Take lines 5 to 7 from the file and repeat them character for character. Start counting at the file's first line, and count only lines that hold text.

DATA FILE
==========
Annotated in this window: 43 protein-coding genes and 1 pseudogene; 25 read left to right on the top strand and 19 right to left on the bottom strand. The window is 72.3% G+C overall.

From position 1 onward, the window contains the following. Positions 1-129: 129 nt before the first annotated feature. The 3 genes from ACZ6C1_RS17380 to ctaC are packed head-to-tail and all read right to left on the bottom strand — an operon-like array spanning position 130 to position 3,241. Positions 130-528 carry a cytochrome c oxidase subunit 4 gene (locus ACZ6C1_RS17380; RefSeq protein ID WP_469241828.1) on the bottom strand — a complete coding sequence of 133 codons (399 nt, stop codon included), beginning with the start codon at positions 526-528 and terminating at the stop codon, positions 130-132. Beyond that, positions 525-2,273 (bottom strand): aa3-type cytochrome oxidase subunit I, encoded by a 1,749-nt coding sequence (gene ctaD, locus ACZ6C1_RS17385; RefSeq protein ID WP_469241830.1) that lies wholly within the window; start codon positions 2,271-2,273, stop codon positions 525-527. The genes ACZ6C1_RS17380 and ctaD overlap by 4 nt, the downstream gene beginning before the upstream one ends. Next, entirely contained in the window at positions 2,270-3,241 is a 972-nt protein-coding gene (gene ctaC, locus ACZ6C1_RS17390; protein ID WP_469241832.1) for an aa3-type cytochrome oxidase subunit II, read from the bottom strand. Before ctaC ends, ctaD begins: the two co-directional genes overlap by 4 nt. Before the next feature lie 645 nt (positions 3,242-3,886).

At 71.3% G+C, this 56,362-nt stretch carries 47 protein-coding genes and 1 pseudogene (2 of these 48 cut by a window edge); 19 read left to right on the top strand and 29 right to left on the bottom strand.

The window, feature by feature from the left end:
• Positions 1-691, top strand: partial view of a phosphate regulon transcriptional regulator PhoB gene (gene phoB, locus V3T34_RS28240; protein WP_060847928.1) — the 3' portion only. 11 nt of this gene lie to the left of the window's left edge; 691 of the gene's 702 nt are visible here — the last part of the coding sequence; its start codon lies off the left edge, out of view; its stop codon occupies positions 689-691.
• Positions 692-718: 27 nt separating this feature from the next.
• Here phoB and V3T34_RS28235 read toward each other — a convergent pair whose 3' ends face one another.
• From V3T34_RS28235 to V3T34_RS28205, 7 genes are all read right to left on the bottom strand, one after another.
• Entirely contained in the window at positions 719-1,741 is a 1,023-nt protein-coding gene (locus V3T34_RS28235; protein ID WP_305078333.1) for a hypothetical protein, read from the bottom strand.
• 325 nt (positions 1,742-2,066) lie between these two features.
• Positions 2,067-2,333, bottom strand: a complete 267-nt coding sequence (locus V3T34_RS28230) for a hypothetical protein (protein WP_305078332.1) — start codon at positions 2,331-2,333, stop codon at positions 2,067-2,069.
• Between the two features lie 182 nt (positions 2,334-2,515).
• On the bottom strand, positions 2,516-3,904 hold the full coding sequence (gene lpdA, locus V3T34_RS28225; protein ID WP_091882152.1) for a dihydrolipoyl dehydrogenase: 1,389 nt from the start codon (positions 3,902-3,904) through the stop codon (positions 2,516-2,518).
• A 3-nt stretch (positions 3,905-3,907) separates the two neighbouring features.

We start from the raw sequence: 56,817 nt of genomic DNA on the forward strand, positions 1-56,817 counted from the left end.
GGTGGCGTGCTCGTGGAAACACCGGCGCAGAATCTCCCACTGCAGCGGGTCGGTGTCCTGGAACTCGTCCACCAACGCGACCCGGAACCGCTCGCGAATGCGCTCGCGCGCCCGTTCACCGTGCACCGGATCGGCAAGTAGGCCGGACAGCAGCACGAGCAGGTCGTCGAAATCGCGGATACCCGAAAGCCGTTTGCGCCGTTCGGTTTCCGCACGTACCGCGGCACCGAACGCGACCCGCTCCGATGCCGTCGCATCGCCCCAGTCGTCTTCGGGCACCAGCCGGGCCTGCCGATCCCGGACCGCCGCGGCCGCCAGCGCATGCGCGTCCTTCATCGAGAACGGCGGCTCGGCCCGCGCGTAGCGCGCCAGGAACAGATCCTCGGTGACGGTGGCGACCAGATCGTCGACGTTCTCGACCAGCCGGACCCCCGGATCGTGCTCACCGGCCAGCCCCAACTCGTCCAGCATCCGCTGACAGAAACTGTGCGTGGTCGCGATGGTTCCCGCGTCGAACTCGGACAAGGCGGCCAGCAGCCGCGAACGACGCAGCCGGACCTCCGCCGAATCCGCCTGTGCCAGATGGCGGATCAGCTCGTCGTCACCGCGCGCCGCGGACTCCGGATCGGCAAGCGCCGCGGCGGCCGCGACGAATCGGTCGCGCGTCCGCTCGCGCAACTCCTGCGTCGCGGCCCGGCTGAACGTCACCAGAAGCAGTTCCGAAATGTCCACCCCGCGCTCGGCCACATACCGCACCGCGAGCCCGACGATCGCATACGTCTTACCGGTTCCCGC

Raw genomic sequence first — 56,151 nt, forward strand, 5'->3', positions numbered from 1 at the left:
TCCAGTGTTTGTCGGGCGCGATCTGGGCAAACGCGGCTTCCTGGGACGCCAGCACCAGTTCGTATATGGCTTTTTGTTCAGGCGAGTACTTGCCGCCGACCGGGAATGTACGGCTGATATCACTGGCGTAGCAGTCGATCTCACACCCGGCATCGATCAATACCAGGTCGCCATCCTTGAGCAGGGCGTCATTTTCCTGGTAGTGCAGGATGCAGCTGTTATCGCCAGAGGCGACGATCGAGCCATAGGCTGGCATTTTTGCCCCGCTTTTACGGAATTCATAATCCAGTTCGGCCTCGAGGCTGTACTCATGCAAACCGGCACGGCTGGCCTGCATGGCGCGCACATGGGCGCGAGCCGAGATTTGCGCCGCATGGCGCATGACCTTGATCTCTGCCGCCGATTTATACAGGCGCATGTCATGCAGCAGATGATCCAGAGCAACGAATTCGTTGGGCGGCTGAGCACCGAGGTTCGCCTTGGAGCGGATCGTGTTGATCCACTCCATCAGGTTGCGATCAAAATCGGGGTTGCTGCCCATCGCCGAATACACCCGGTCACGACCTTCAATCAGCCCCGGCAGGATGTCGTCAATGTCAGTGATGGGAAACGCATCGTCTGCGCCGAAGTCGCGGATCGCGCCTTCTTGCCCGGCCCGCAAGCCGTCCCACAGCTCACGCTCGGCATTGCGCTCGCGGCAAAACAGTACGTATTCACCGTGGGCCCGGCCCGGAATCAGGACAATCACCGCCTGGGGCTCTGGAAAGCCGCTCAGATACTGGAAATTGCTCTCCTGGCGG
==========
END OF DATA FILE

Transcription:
• Positions 1-691, top strand: partial view of a phosphate regulon transcriptional regulator PhoB gene (gene phoB, locus V3T34_RS28240; protein WP_060847928.1) — the 3' portion only. 11 nt of this gene lie to the left of the window's left edge; 691 of the gene's 702 nt are visible here — the last part of the coding sequence; its start codon lies off the left edge, out of view; its stop codon occupies positions 689-691.
• Positions 692-718: 27 nt separating this feature from the next.
• Here phoB and V3T34_RS28235 read toward each other — a convergent pair whose 3' ends face one another.